F409C

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Revision as of 22:02, 11 August 2011 by Demel (talk | contribs) (gromacs Energy comparison)

Structure-based Mutation Analysis

Mapping onto crystal structure

Figure 1 shows the protein structure and figure 2 the protein surface with highlighted amino acids. The mutation position is colored violet, the thiamine pyrophosphate binding sites are orange, and metal binding sites are yellow.

Figure 1: Structure of BCKDHA with highlighted amino acids
Figure 2: Surface of BCKDHA with highlighted amino acids

Figure 1 shows, that this mutation is not nearby any active site. But when looking at figure 2 it is clear that this mutation takes place on the surface of the protein. So the biophysical properties of the mutated amino acid have to be considered when someone wants to understand the damaging effect of this mutation (e.g. a hydrophobic amino acid on the protein's surface would reduce the protein's stability).

Side chain properties

Figures 3 and 4 show the superposition of the mutated amino acid with the wildtype. The pictures showing the wildtype structure display the unmutated residue in bold and vice versa.


Figure 3: Structure of phenylalanine on position 409 in the wildtype protein
Figure 4: Structure of cysteine on position 409 in the mutated protein

This substitution leads to totally different amino acids concerning structure and physiochemical properties. A bulky aromatic residue is substituted by a small, polar, sulphur-containing amino acid. These drastic changes might very likely change the protein's structure and therefore affect its function.

Hydrogen Bonding network

Hydrogen bonds are interactions between an hydrogen atom and an electronegative atom. Electronegative atoms which often take part in hydrogen bonds are oxygen, nitrogen and fluorine (not present in amino acid side chains). They serve as a hydrogen bond acceptor, whereas a hydrogen bond donor is a electronegative atom bonded to a hydrogen atom. Hydrogen bonds are essential for the three-dimensional structures of proteins. They play a important role in the formation of helices and beta-sheets and cause proteins to fold into a specific structure.

Showing hydrogen bonds with Pymol: A -> find -> polar contacts -> within selection The respective amino acids were colored by element, s.t. oxygen is red, nitrogen is blue, hydrogen is white and sulfur is yellow.

The following figures show the hydrogen bonds between the wildtype residue and its environment compared to the formation of hydrogen bonds when the corresponding residue is mutated.

Figure 5: Hydrogen Bonds for phenylalanine on pos 409 in the wild type structure
Figure 6: Hydrogen Bonds for cysteine on pos 409 in the mutated type structure

The phenylalanine side chain in the wildtype protein does not participate in any hydrogen bonds (see Figure 5). The mutation to serine doesn't introduce new hydrogen bonding donors or acceptors, therefore the mutation has no effect on the hydrogen bonding network (see Figure 6).

foldX Energy Comparison

We used the foldX tool to compare the energy of the wildtype protein and the mutated structure. The following table shows the calculated energy values as well as the percentage of difference, to compare the energy calculations with other tools:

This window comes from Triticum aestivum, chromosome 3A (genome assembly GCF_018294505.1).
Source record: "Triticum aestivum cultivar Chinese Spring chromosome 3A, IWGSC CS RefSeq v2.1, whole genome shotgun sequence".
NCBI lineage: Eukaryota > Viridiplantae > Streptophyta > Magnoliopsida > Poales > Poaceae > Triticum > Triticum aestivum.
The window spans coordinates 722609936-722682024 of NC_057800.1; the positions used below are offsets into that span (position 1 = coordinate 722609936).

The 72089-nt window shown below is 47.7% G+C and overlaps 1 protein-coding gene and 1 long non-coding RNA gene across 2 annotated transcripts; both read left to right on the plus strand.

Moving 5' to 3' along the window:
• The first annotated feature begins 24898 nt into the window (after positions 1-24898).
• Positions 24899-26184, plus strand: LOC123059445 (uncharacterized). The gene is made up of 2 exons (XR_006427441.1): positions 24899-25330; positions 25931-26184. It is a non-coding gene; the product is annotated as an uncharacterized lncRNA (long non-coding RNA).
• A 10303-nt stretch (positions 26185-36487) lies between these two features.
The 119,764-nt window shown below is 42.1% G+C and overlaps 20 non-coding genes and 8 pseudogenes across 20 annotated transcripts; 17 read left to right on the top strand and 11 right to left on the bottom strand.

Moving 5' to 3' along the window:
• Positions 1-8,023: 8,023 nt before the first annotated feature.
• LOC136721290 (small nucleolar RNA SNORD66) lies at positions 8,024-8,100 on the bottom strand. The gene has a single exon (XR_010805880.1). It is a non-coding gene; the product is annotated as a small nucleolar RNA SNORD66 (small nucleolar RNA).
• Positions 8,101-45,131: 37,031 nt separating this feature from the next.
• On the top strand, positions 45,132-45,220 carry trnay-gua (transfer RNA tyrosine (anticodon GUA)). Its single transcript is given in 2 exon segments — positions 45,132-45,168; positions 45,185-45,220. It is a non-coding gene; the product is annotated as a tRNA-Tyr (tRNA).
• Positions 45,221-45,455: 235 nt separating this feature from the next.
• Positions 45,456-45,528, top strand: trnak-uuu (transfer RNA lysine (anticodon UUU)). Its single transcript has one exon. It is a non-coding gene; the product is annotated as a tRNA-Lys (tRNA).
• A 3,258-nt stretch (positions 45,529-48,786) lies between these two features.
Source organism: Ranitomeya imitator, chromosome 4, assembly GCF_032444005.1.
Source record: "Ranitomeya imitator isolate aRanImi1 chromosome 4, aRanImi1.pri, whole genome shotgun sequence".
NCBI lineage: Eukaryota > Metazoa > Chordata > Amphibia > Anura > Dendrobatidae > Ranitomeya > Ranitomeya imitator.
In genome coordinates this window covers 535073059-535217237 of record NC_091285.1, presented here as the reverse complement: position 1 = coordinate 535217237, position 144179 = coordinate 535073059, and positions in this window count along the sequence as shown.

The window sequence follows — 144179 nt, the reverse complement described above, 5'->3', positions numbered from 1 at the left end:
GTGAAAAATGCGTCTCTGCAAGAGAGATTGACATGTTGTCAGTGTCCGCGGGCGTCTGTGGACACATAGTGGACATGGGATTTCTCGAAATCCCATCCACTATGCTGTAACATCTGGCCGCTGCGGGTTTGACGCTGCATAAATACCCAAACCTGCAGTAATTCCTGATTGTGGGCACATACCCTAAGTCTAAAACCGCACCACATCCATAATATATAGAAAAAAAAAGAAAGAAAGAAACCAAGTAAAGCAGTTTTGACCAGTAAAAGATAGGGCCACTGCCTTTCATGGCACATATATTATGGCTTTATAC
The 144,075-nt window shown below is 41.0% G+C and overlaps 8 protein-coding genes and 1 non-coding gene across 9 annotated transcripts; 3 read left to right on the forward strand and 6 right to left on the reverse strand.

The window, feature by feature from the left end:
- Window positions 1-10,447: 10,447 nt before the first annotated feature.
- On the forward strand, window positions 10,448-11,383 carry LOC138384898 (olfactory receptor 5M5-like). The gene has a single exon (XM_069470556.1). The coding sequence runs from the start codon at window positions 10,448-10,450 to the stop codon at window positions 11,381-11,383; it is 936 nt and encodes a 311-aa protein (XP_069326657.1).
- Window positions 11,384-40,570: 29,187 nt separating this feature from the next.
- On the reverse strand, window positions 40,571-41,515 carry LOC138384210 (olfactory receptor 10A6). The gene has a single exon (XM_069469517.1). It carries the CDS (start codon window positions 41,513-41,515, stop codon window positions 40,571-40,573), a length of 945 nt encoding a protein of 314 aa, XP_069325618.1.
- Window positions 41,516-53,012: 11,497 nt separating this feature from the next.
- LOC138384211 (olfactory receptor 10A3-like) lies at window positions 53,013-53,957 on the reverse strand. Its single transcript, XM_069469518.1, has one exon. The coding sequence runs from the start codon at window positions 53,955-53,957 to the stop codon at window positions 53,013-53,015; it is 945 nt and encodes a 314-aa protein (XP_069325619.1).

Energy wildtype energy total energy of mutated protein difference
absolute 401.00 433.33 32.33
relative 100% 108% 8%

The total energy of the mutated structure is a little bit higher than the energy of the wildtype protein structure. As protein energies should be low for a stable protein, the increasing energy leads to the assumption that this mutation might be damaging for the protein structure.

minimise Energy Comparison

Next we used the minimise tool to compare the energy of the wildtype protein and the mutated structure. The following table shows the calculated energy values as well as the percentage of difference, to compare the energy calculations with other tools:

Energy wildtype energy total energy of mutated protein difference
absolute -2485.452755 -4358.528143 -1873.075388
relative 100% 57% 43%

The mutated structure has an energy that is only 57% of the energy of the wildtype structure. This energy difference might be due to different protein structures after the mutation took place.

gromacs Energy comparison

The Gromacs energy comparison was conducted using the AMBER03 force field. The following table shows the calculated energies for the wildtype protein structure.

Energy Average Err.Est RMSD Tot-Drift (kJ/mol)
Bond 3072.83 2200 -nan -13100.2
Angle 3616.97 230 -nan -1295.57
Potential 2.67001e+07 2.6e+07 -nan -1.60382e+08

Here are the results for the mutated protein structure.

Energy Average Err.Est RMSD Tot-Drift (kJ/mol)
Bond 2341.69 1600 6048.14 -9087.07
Angle 3597.89 240 594.267 -1309.54
Potential 4.68e+06 4.7e+06 7.12e+07 -2.85e+07


As we want to compare the Gromacs energies with the other tools, we calculate the ratio of difference considering the potential energy:

Energy wildtype energy total energy of mutated protein difference
absolute 2.67001e+07 4.68e+06 -22020100
relative 100% 17% 83%

The Gromacs energy for the mutated structure is very low, it is less than a fifth of the wildtype energy. This leads to the assumption that this mutation causes a major effect on the protein structure and stability.

Conclusion

return to Structure-based mutation analysis